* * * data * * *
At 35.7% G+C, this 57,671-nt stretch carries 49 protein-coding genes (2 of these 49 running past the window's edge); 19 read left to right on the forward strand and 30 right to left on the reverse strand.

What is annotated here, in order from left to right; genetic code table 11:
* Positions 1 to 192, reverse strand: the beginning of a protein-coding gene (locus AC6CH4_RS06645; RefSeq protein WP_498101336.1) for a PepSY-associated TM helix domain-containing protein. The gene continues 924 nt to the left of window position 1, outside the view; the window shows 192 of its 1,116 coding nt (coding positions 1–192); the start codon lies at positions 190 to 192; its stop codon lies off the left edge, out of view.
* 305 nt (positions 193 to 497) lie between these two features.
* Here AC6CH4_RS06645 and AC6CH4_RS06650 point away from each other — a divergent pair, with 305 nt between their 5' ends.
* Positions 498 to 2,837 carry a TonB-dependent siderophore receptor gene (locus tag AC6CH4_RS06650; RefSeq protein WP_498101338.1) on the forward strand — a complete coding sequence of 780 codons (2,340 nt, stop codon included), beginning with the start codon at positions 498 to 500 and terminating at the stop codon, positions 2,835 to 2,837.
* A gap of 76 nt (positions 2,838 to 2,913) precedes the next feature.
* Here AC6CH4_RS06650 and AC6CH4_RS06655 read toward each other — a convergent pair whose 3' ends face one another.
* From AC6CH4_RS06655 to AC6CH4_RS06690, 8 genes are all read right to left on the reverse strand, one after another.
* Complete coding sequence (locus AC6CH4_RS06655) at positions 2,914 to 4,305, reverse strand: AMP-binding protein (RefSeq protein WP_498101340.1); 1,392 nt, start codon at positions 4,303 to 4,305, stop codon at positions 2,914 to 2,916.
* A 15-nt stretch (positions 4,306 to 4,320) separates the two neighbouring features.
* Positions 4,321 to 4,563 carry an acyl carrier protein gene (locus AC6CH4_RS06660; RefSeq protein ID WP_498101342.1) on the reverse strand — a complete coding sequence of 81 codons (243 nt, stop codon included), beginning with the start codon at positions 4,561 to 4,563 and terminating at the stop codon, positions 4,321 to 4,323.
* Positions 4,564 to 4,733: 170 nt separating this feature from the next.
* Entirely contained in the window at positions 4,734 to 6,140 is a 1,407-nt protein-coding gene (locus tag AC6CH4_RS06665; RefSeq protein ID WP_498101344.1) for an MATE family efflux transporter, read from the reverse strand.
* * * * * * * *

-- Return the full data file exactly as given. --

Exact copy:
At 35.7% G+C, this 57,671-nt stretch carries 49 protein-coding genes (2 of these 49 running past the window's edge); 19 read left to right on the forward strand and 30 right to left on the reverse strand.

What is annotated here, in order from left to right; genetic code table 11:
* Positions 1 to 192, reverse strand: the beginning of a protein-coding gene (locus AC6CH4_RS06645; RefSeq protein WP_498101336.1) for a PepSY-associated TM helix domain-containing protein. The gene continues 924 nt to the left of window position 1, outside the view; the window shows 192 of its 1,116 coding nt (coding positions 1–192); the start codon lies at positions 190 to 192; its stop codon lies off the left edge, out of view.
* 305 nt (positions 193 to 497) lie between these two features.
* Here AC6CH4_RS06645 and AC6CH4_RS06650 point away from each other — a divergent pair, with 305 nt between their 5' ends.
* Positions 498 to 2,837 carry a TonB-dependent siderophore receptor gene (locus tag AC6CH4_RS06650; RefSeq protein WP_498101338.1) on the forward strand — a complete coding sequence of 780 codons (2,340 nt, stop codon included), beginning with the start codon at positions 498 to 500 and terminating at the stop codon, positions 2,835 to 2,837.
* A gap of 76 nt (positions 2,838 to 2,913) precedes the next feature.
* Here AC6CH4_RS06650 and AC6CH4_RS06655 read toward each other — a convergent pair whose 3' ends face one another.
* From AC6CH4_RS06655 to AC6CH4_RS06690, 8 genes are all read right to left on the reverse strand, one after another.
* Complete coding sequence (locus AC6CH4_RS06655) at positions 2,914 to 4,305, reverse strand: AMP-binding protein (RefSeq protein WP_498101340.1); 1,392 nt, start codon at positions 4,303 to 4,305, stop codon at positions 2,914 to 2,916.
* A 15-nt stretch (positions 4,306 to 4,320) separates the two neighbouring features.
* Positions 4,321 to 4,563 carry an acyl carrier protein gene (locus AC6CH4_RS06660; RefSeq protein ID WP_498101342.1) on the reverse strand — a complete coding sequence of 81 codons (243 nt, stop codon included), beginning with the start codon at positions 4,561 to 4,563 and terminating at the stop codon, positions 4,321 to 4,323.
* Positions 4,564 to 4,733: 170 nt separating this feature from the next.
* Entirely contained in the window at positions 4,734 to 6,140 is a 1,407-nt protein-coding gene (locus tag AC6CH4_RS06665; RefSeq protein ID WP_498101344.1) for an MATE family efflux transporter, read from the reverse strand.